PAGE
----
Renascence School Education News - private school

Sunday, March 1, 2015

America’s High-Risk, High-Reward Higher Education System

Forbes – Andrew Kelly

“Last month, the Educational Testing Service (ETS) added to a familiar refrain, releasing a new report on how American Millennials lag behind their peers in other countries on measures of literacy, numeracy, and “problem-solving in technology rich environments.” Using data from the Program for the International Assessment of Adult Competencies (PIAAC), the authors showed that American Millennials ranked at the bottom in both numeracy and problem-solving. Fully 64 percent of Americans scored below the lowest proficiency rating on the numeracy exam, compared to about 1/3 of Millennials in places like Finland, the Netherlands, and Japan. The picture wasn’t much brighter among young workers with bachelors and graduate degrees. On the numeracy exam, American BA holders outscored their peers in only two countries—Italy and Poland. Those with grad degrees outscored counterparts in Italy, Poland, and Spain.”(more)

Monday, February 23, 2015

A Discussion On Higher Education Accountability

Forbes – John Ebersole

“A recent New York Times op-ed, “How to hold colleges accountable,” lists a number of problems with contemporary higher education and offers the solution of greater accountability. While I commend the authors, Jon Cowan and Jim Kessler of the Washington think tank Third Way for their multi-dimensional assessment, their conclusion warrants further discussion, along with acknowledgement of progress already being made. These authors present their concerns under three umbrella headings – quality of instruction, outcome transparency, and financial aid. In looking at each, there is much to applaud. For instance they hit the mark in regard to the uneven quality of teaching and its impact on retention. As MIT president Rafael Reif noted in his 2013 remarks at the World Economic Forum in Davos, “We have spectacular researchers [at MIT] who are lousy teachers.” Many can relate to Reif’s assessment as they think of the need to endure, the relentless monotone of a brilliant professor reading from notes or dense slides. Yet, how can we be critical when the average classroom instructor has had no formal training or preparation. The fact that 80% of faculty are not using innovative teaching methods (per the cited Gates study) is neither surprising, nor defensible.”(more)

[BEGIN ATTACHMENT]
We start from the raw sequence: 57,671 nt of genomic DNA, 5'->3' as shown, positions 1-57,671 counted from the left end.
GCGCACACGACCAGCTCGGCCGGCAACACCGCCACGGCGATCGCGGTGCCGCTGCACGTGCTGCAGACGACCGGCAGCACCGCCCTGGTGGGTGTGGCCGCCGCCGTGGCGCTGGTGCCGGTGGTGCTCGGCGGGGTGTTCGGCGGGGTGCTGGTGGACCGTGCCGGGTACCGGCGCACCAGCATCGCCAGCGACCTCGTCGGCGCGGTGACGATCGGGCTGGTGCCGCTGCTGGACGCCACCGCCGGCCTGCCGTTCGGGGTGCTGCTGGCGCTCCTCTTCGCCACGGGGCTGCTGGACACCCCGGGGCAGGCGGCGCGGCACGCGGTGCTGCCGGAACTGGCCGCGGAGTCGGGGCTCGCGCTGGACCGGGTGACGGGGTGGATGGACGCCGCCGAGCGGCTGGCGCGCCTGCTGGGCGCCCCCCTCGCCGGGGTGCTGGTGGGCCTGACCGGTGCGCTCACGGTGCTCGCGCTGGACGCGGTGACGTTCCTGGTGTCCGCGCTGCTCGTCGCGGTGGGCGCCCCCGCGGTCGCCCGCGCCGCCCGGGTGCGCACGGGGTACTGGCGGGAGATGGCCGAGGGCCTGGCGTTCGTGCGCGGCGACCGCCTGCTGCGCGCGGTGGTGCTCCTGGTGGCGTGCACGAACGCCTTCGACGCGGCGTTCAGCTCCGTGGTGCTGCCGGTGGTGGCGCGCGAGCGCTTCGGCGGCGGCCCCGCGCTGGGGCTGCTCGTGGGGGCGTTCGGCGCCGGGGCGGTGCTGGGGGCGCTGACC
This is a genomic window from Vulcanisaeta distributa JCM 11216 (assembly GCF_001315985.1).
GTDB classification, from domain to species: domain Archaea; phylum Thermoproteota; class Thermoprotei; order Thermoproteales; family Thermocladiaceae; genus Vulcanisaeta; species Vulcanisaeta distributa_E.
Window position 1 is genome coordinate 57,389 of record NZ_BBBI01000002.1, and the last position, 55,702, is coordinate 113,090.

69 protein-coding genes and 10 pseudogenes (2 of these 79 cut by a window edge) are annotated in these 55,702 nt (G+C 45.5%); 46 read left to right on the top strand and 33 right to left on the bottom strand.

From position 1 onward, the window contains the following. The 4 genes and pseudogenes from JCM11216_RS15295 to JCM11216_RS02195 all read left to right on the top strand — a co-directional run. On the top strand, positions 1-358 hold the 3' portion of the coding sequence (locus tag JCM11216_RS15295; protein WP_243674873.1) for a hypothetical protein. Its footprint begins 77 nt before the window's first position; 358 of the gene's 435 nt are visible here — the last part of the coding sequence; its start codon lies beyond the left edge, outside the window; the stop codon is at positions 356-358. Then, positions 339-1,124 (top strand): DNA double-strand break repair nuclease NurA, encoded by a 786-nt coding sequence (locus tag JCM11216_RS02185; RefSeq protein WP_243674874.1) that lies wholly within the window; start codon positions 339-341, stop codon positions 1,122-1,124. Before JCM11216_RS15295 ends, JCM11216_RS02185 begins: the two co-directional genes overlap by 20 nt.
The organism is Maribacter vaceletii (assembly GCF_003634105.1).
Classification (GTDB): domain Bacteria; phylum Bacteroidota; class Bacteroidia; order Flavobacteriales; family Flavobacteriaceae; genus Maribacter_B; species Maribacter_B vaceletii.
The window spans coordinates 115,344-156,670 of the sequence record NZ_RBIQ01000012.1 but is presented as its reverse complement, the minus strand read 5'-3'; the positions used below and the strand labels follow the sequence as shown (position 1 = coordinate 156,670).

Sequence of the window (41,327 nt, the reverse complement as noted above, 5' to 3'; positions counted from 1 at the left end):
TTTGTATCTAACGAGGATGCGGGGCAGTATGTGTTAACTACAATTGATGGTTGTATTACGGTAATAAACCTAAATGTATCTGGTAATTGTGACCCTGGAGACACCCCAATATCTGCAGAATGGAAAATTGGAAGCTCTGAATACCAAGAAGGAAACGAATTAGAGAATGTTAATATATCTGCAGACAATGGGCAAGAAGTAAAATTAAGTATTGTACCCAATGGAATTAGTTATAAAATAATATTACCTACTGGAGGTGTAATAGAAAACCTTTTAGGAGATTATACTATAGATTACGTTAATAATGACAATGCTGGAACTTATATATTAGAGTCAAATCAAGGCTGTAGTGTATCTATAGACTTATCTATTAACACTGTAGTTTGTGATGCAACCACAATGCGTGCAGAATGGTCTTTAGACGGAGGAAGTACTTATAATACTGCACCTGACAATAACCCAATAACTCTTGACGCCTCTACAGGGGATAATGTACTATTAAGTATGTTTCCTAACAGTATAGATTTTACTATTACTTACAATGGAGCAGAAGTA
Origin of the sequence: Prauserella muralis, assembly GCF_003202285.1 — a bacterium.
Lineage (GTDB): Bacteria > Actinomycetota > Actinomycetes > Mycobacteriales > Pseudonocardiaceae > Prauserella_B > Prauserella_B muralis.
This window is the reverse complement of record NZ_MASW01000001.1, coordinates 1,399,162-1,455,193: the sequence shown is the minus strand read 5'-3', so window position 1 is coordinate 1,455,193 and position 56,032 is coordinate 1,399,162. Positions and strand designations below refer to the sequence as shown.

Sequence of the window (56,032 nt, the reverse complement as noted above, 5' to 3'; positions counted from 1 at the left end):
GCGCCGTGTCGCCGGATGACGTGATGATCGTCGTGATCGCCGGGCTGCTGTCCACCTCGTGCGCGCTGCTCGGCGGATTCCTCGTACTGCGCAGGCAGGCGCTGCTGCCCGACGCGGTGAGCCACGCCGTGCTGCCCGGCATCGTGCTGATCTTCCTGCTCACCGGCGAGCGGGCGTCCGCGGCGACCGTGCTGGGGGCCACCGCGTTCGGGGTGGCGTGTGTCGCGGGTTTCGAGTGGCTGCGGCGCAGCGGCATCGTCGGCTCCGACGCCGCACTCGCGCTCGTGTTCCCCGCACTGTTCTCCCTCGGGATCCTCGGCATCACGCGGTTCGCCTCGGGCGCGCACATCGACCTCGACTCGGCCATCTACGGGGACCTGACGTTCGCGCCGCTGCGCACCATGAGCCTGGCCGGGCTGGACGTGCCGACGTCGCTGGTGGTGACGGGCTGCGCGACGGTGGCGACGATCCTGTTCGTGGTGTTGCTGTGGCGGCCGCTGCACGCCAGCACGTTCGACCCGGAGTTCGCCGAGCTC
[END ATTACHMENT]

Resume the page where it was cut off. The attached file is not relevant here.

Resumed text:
Friday, February 13, 2015

After years of growth, foreign language enrollment declines in N.C. colleges

Triangle Business Journal – Jason deBruyn

“After years of solid growth, enrollment in foreign-language courses in North Carolina has declined…Nationwide, enrollment declined 6.7 percent since 2009 after growing steadily for 20 years….In an interview with the Chronicle of Higher Education, Rosemary G. Feal, the MLA’s executive director, speculated that several factors could have played a role in the decline, including rising student interest in career-oriented subjects such as business in the wake of the recession. Those studies leave less time for language classes, Feal told the Chronicle. As the business world becomes increasingly global, several surveys have found that employers value job seekers who can speak multiple languages. The growth of the Chinese economy in particular has affected interest in the language. The number of institutions reporting enrollments in Chinese, for example, has more than doubled, from 412 in 1990 to 866 in 2013, and the enrollments in Chinese have more than tripled, from 19,427 in 1990 to 61,055 in 2013, according to MLA. Likewise, while 17 percent of reporting institutions taught Chinese in 1990, 36 percent showed enrollments in Chinese in 2013.”(more)

Saturday, January 24, 2015

Youths Must Be Trained For High-Tech Jobs

The Hartford Courant – Bruce Dixon

“The Obama administration has emphasized the critical need to prepare American students for future job opportunities in science, technology, engineering and math — or STEM. The president is right to make STEM a national priority. Yet he must be careful to also back critical efforts by industry to develop the next generation of high-tech workers. Our leaders must not only support STEM education, but those who create jobs and drive growth in a technology-based economy. Even as the economy is still recovering, workers with a background in STEM subjects are in high demand. Between 2000 and 2010, high-tech jobs grew three times faster than opportunities in other fields. There are now 2.8 STEM jobs for every unemployed person in Connecticut, and by 2018, the state will have an astonishing 116,000 positions to fill.”(more)